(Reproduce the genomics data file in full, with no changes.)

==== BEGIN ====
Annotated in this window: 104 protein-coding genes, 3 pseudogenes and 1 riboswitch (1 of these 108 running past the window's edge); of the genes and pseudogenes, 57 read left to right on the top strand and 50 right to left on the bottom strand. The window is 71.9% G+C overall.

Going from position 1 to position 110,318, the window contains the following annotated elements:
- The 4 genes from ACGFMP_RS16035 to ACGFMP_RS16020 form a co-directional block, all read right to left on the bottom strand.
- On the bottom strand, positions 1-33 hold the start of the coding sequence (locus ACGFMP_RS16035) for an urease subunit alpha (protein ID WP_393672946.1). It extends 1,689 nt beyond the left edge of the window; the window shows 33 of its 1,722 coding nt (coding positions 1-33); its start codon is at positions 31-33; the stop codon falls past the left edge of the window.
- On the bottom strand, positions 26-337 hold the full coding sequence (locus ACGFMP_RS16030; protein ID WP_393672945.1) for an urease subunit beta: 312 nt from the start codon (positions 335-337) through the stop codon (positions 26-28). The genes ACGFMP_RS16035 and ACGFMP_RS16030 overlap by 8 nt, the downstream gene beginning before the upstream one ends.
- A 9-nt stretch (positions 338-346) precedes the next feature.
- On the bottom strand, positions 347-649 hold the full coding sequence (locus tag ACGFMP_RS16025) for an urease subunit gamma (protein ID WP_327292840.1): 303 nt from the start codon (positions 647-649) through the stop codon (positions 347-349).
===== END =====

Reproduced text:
Annotated in this window: 104 protein-coding genes, 3 pseudogenes and 1 riboswitch (1 of these 108 running past the window's edge); of the genes and pseudogenes, 57 read left to right on the top strand and 50 right to left on the bottom strand. The window is 71.9% G+C overall.

Going from position 1 to position 110,318, the window contains the following annotated elements:
- The 4 genes from ACGFMP_RS16035 to ACGFMP_RS16020 form a co-directional block, all read right to left on the bottom strand.
- On the bottom strand, positions 1-33 hold the start of the coding sequence (locus ACGFMP_RS16035) for an urease subunit alpha (protein ID WP_393672946.1). It extends 1,689 nt beyond the left edge of the window; the window shows 33 of its 1,722 coding nt (coding positions 1-33); its start codon is at positions 31-33; the stop codon falls past the left edge of the window.
- On the bottom strand, positions 26-337 hold the full coding sequence (locus ACGFMP_RS16030; protein ID WP_393672945.1) for an urease subunit beta: 312 nt from the start codon (positions 335-337) through the stop codon (positions 26-28). The genes ACGFMP_RS16035 and ACGFMP_RS16030 overlap by 8 nt, the downstream gene beginning before the upstream one ends.
- A 9-nt stretch (positions 338-346) precedes the next feature.
- On the bottom strand, positions 347-649 hold the full coding sequence (locus tag ACGFMP_RS16025) for an urease subunit gamma (protein ID WP_327292840.1): 303 nt from the start codon (positions 647-649) through the stop codon (positions 347-349).